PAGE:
What's interesting half of the patients had six years or longer of drug and at that last data cut off 47% of patients remain on continuous agent ibrutinib doing very, very well. The overall survival, is around the mid-70s to highest 70% range which is a remarkable feat especially in this older patient population. Most are living normal life expectancies with this agent in this study. What we've found was that toxicities in general decreased over time. There are a few that kind of is persistent such as hypertension.
Atrial fibrillation is an issue, arthralgias, etcetera. From the five-year follow-up, we know that close to 25% of patients are developing hypertension, atrial fibrillation, arthralgias, etcetera, which results in dose reductions. From this study, we found that 23% of patients discontinued ibrutinib due to an adverse event, whereas only 12% of these patients discontinued due to progression of disease. It shows you how powerful these drugs are and if you can stay on them, that it's very unlikely that the disease will become resistant potentially with very few true progressions on drug as a cause of discontinuation. If anything, is very encouraging. I do think the side effects can be managed appropriately with those reductions and education to the patient and expectations and some familiarity with the drug. Overall, this has basically set the landmark for what we expect out of targeted agents from this study.
John Allan, MD: One other specific finding from this long-term update was looking at the prespecified subgroups of IgHV mutational status and 11q. What we found, was that the IgHV unmutated status, which predicted four responses to chemoimmunotherapy in fear of progression-free survival year after year.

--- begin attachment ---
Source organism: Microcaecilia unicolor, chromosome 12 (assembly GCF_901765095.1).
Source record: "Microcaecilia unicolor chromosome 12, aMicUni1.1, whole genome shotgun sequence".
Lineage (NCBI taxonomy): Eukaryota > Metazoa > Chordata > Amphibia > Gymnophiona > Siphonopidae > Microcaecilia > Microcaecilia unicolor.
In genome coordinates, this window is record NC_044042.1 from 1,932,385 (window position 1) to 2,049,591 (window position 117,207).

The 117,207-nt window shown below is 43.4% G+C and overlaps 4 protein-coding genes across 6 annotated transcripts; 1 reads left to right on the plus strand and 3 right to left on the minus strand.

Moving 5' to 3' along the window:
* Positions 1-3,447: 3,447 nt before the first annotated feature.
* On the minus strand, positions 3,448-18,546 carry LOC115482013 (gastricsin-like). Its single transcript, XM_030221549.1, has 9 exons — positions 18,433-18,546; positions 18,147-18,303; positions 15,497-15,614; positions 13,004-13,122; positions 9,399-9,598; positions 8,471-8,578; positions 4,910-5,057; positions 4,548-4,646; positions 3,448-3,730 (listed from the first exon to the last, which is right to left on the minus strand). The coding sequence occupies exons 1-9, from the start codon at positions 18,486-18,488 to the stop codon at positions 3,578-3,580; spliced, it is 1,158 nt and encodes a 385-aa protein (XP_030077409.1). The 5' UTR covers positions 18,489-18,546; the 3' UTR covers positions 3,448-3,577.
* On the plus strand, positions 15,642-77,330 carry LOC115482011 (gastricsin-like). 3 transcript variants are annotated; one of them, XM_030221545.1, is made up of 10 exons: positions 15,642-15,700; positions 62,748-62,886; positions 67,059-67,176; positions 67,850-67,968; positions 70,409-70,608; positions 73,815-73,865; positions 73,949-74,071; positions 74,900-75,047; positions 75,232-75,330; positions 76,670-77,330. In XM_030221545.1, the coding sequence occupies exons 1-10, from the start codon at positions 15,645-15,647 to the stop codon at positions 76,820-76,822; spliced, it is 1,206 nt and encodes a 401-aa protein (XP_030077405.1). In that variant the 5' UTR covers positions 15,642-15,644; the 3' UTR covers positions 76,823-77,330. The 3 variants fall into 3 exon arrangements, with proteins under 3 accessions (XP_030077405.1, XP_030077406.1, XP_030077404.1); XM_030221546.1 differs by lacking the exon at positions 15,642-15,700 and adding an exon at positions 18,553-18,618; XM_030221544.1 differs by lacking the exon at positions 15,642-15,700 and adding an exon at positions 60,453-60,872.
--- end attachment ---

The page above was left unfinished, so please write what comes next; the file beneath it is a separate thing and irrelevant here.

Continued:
As the six and a half, seven-year mark has shown, there is no predictive capability by mutated status identifying a patient subgroup that's going to fail ibrutinib at a higher rate, or have an inferior progression-free survival. The curves overlap, and therefore this is not a real differentiating factor for the drug. It brings up this argument: if I'm going to use ibrutinib, do I have to check any of these things? While it's possibly true, you don't have to check a lot of these things. If you're going to use a drug like ibrutinib, I still find a lot of value.
I definitely recommend doing this based on who your patient is. You can talk to them about what the future may hold. Just like the findings with the unmutated status, this was also found in deletion 11q. These patients did just as well as patients without an 11q, and this was one of the first times that we're seeing this phenomenon with these targeted agents.
There used to be, seemingly, a benefit for 11q patients, but this has come back together a little bit and now these curves overlap. It completely eliminated, quote-unquote, this high-risk feature of deletion 11q, and you overcome it essentially, once you start on treatment. These patients can still present very aggressively and need treatment soon after their diagnosis, much like our patient here.
All of this identifies high-risk biology. Once you start on treatment with these targeted agents, it can be overcome and contained. One subgroup that you may be wondering about the del17p patients, it should just be noted that they were excluded from this clinical trial and therefore, we can't really analyze that patient subgroup. Patients with P53 mutations were enrolled and found to have a mutation afterwards in very small numbers in any specific group. There have been further studies looking with pooling these analyses of frontline ibrutinib studies looking at these patients, so I encourage you to look at some of that data as well that's out there.
Transcript Edited for Clarity